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Writing code in an environment as large and complex as Facebook involves talking to many different back-end services, including databases, search engines, caches, and so forth. Each of these data sources has different characteristics and requires different access patterns to make best use of its resources.
Typical front-end code will need to access many of these resources concurrently, but the programmer doesn't want to be concerned with the details of how best to access each resource. Moreover, we want to be able to write our code in a modular way and yet have concurrent accesses to the back-end services automatically batched and overlapped for us.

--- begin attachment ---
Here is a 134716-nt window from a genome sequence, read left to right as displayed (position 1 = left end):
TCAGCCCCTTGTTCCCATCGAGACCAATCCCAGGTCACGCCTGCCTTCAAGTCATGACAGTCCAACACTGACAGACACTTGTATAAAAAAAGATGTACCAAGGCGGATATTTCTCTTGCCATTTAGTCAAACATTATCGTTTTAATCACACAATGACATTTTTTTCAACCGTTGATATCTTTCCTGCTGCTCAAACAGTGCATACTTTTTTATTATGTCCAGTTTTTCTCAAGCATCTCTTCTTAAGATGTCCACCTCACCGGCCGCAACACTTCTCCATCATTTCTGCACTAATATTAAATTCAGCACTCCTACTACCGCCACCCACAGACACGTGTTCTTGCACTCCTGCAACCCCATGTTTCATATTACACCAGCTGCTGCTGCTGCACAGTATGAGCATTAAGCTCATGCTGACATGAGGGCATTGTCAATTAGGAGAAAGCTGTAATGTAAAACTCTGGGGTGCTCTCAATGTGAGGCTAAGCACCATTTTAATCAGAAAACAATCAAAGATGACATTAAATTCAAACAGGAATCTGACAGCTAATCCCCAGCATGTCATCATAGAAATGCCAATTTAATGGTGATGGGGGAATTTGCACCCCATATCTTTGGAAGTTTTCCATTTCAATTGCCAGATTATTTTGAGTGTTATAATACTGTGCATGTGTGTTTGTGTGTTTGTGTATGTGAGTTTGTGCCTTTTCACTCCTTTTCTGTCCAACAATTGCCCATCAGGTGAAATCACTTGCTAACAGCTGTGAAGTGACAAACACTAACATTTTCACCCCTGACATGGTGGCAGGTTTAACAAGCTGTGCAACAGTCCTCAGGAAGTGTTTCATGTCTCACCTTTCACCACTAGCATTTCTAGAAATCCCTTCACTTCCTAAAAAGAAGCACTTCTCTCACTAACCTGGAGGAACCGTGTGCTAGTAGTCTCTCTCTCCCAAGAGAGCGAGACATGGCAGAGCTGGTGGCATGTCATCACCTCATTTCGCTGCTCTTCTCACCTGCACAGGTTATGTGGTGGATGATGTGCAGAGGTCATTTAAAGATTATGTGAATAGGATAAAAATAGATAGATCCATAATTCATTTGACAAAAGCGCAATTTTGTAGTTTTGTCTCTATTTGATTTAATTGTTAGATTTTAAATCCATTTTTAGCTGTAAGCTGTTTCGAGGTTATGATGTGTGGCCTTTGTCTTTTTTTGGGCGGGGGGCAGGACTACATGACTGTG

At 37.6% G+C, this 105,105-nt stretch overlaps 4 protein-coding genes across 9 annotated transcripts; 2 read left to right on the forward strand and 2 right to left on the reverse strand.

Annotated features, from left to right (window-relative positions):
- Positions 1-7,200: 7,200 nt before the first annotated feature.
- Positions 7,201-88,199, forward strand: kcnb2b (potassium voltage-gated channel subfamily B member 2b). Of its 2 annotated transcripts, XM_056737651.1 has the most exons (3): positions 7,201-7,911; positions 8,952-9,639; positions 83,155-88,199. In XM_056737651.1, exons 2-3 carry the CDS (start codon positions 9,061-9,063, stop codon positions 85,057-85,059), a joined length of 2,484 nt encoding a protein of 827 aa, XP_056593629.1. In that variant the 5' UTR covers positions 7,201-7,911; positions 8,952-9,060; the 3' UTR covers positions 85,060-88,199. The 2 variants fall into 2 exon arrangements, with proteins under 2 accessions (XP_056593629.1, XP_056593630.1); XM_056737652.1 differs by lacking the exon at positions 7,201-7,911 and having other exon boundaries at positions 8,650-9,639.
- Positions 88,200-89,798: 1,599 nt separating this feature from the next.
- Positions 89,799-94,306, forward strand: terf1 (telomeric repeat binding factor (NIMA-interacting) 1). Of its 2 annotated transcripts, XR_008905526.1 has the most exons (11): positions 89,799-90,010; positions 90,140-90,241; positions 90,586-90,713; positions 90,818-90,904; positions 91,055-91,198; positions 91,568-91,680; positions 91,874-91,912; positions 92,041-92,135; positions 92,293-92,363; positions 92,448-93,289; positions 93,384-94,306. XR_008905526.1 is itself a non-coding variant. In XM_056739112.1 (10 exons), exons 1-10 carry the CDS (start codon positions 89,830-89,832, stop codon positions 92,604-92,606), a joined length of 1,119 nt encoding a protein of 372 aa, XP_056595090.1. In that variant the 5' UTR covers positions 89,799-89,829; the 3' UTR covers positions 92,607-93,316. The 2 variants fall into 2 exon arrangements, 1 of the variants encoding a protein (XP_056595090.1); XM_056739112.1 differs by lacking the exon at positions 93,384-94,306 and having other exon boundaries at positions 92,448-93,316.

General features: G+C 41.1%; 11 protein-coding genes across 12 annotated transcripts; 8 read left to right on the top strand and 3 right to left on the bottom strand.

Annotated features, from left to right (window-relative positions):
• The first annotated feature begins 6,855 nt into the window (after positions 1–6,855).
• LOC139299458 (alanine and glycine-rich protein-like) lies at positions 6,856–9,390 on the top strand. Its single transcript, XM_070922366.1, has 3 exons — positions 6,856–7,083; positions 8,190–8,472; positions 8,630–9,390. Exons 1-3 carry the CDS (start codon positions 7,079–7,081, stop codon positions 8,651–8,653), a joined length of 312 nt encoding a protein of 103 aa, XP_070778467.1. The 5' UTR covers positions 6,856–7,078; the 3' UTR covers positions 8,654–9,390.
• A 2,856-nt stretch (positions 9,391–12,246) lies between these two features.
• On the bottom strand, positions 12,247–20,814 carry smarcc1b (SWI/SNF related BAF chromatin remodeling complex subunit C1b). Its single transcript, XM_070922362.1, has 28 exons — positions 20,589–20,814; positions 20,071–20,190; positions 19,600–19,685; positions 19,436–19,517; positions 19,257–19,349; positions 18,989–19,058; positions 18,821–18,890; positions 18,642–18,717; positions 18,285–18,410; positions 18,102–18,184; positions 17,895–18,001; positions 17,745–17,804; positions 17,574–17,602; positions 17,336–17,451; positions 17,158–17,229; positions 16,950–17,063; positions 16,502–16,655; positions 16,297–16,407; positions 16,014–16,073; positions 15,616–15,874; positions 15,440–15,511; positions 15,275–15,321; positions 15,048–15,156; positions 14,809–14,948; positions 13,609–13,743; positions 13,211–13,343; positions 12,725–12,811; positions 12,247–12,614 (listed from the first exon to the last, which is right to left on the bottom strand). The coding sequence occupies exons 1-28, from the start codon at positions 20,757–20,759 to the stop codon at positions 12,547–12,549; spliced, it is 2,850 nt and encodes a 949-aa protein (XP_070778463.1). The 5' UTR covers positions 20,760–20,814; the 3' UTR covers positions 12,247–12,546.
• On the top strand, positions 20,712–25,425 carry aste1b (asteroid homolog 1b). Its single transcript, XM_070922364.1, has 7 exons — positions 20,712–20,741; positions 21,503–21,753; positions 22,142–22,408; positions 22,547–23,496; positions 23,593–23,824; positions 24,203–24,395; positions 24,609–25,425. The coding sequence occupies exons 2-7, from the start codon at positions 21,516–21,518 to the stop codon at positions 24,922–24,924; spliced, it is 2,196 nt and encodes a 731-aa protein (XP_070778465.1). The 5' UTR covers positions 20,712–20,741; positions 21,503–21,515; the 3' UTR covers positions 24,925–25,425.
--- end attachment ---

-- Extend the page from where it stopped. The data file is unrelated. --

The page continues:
This talk describes a system that we're building using Haskell that allows the front-end programmer writing business logic to access all the back-end services in a concise and consistent way, while the system handles batching and overlapping of requests to multiple data sources behind the scenes. The programming model is one of implicit concurrency: there's no fork or async operation, all external data access is implicitly performed in parallel where possible.
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The Haxl Project at Facebook
Simon Marlow is a Software Engineer at Facebook in London. He is working on Haxl, a Haskell-based domain-specific language that is used by the teams fighting spam and malware. Simon is a co-author of the Glasgow Haskell Compiler, author of the book “Parallel and Concurrent Programming in Haskell”, and has a string of research publications in functional programming, language design, compilers, and language implementation.